Source: Linear B tablet K 04-22 N b 05 from the Knossos “Armoury”

Here is another brilliant translation from my teachers blog  of the above Linear B Tablet.  For me, they are getting more difficult because I have to submit my own translation in the hope I can come up to the standard my teacher Richard Vallance expects of me and, of course as I expect of myself.  Thanks to my fellow bloggers who are supporting me.

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Posted by on January 22, 2016 in Uncategorized


New technology finds York gladiators’ homelands

Source: New technology finds York gladiators’ homelands

For those of you interested in the Roman period this is a must read from the History Blog.

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Posted by on January 20, 2016 in Uncategorized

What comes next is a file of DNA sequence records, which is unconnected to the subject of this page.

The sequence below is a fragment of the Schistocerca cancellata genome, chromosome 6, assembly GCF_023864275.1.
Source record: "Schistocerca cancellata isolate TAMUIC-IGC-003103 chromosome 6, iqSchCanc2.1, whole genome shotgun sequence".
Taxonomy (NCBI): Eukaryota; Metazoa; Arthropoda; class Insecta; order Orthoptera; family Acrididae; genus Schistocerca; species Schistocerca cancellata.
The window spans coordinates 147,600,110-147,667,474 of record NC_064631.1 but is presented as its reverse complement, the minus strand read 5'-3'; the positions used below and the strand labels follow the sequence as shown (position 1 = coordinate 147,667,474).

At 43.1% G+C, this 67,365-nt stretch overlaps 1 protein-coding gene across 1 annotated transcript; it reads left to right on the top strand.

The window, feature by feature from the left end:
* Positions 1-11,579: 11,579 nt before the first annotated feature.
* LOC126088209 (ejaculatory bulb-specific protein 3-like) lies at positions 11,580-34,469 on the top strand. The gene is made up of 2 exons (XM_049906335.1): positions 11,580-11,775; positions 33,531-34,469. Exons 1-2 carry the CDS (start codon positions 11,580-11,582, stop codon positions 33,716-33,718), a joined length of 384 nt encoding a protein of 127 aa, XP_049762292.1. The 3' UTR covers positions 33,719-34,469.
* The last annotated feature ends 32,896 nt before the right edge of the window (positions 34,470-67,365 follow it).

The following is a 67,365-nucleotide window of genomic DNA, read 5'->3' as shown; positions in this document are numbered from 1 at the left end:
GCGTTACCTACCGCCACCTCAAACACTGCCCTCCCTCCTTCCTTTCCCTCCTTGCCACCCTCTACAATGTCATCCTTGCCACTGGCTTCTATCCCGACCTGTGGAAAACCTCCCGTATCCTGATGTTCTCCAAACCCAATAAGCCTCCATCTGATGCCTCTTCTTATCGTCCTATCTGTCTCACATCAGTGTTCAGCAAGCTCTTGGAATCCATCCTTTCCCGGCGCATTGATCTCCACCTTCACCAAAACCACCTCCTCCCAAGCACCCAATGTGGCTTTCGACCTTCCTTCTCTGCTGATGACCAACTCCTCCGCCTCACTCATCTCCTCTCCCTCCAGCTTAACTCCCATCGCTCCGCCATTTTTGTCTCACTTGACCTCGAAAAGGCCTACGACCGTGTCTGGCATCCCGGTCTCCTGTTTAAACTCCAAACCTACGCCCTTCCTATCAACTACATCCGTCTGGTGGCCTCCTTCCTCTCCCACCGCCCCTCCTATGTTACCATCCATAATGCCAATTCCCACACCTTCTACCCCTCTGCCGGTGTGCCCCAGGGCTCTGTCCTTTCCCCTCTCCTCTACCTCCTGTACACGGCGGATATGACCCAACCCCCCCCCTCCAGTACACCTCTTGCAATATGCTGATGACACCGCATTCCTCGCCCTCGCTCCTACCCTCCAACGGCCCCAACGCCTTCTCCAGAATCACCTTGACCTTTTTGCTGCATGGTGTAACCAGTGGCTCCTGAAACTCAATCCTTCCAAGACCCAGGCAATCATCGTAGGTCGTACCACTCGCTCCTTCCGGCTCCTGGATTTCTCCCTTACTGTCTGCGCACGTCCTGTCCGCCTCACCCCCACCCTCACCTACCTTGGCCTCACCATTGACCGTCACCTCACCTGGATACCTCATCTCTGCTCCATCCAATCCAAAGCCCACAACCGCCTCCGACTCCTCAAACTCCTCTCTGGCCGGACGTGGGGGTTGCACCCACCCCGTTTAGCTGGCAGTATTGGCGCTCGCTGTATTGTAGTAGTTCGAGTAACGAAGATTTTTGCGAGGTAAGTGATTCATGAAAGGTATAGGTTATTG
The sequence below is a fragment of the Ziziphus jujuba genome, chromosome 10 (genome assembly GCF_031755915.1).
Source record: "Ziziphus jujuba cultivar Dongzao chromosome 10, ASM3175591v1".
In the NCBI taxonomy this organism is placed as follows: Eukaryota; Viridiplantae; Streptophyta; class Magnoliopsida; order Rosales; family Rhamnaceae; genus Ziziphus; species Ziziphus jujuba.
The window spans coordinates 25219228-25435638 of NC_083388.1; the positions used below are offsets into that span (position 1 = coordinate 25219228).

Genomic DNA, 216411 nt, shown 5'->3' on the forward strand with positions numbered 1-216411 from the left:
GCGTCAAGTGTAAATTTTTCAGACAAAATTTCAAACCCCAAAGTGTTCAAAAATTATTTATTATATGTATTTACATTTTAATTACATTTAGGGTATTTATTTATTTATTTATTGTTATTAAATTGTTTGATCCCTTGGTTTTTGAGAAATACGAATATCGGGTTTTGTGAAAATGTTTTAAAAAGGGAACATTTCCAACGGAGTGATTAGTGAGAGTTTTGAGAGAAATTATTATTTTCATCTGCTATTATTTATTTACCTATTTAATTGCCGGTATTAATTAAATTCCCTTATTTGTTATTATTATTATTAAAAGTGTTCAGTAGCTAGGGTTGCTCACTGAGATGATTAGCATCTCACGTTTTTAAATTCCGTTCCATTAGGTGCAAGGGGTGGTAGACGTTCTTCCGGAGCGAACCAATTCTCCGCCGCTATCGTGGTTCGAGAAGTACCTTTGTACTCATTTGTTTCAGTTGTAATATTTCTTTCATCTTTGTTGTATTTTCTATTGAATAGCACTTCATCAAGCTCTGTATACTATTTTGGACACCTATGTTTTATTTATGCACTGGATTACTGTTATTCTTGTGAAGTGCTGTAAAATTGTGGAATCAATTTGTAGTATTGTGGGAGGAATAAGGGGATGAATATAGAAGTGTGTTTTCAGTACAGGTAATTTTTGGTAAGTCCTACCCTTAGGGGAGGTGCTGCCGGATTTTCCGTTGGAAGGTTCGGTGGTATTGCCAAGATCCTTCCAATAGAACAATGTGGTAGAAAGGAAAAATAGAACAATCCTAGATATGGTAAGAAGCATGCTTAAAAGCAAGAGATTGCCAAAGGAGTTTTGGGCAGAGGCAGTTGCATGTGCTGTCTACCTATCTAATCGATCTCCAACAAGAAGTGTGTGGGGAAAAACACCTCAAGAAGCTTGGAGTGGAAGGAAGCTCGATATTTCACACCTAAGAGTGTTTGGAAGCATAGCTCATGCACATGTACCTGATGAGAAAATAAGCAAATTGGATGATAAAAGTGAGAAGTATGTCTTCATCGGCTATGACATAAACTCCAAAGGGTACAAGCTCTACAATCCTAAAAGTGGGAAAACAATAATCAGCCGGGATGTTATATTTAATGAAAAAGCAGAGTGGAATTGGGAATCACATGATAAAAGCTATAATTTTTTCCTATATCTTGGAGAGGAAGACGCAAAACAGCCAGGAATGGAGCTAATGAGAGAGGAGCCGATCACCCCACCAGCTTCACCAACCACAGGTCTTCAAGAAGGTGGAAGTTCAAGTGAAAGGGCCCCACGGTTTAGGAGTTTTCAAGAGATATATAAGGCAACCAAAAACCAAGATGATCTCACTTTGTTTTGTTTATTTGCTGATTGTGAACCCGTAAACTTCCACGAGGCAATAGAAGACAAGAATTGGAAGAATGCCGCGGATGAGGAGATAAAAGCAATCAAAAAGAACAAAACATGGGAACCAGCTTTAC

Linear B tablet Sd 4401 from the Knossos “Armoury”, a fully assembled chariot

Source: Linear B tablet Sd 4401 from the Knossos “Armoury”, a fully assembled chariot

This is my teachers translation of the above Linear B tablet and is an example of some of the tablets from the Knossos  Armoury  which I have to translate for my mid term exam.

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Posted by on January 16, 2016 in Uncategorized


Round houses found at Bronze Age Must Farm site

Source: Round houses found at Bronze Age Must Farm site

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Posted by on January 14, 2016 in Uncategorized